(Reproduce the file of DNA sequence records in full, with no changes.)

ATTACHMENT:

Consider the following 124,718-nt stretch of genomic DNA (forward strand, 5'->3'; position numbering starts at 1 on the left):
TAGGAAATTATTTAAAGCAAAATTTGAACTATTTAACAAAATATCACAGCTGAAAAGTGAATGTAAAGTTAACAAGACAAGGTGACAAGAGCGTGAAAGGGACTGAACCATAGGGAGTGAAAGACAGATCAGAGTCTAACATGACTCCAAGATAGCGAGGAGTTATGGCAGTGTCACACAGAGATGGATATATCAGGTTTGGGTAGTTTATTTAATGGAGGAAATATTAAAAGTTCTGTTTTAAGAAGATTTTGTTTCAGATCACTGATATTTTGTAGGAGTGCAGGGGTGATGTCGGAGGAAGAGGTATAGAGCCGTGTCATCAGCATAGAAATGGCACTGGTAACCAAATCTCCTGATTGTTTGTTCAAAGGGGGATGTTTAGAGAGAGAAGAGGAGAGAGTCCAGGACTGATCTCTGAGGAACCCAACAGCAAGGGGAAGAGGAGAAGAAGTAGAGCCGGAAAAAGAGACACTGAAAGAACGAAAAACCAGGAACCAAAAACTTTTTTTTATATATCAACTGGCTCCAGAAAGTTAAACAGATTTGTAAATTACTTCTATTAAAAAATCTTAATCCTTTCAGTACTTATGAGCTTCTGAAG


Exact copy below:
Consider the following 124,718-nt stretch of genomic DNA (forward strand, 5'->3'; position numbering starts at 1 on the left):
TAGGAAATTATTTAAAGCAAAATTTGAACTATTTAACAAAATATCACAGCTGAAAAGTGAATGTAAAGTTAACAAGACAAGGTGACAAGAGCGTGAAAGGGACTGAACCATAGGGAGTGAAAGACAGATCAGAGTCTAACATGACTCCAAGATAGCGAGGAGTTATGGCAGTGTCACACAGAGATGGATATATCAGGTTTGGGTAGTTTATTTAATGGAGGAAATATTAAAAGTTCTGTTTTAAGAAGATTTTGTTTCAGATCACTGATATTTTGTAGGAGTGCAGGGGTGATGTCGGAGGAAGAGGTATAGAGCCGTGTCATCAGCATAGAAATGGCACTGGTAACCAAATCTCCTGATTGTTTGTTCAAAGGGGGATGTTTAGAGAGAGAAGAGGAGAGAGTCCAGGACTGATCTCTGAGGAACCCAACAGCAAGGGGAAGAGGAGAAGAAGTAGAGCCGGAAAAAGAGACACTGAAAGAACGAAAAACCAGGAACCAAAAACTTTTTTTTATATATCAACTGGCTCCAGAAAGTTAAACAGATTTGTAAATTACTTCTATTAAAAAATCTTAATCCTTTCAGTACTTATGAGCTTCTGAAG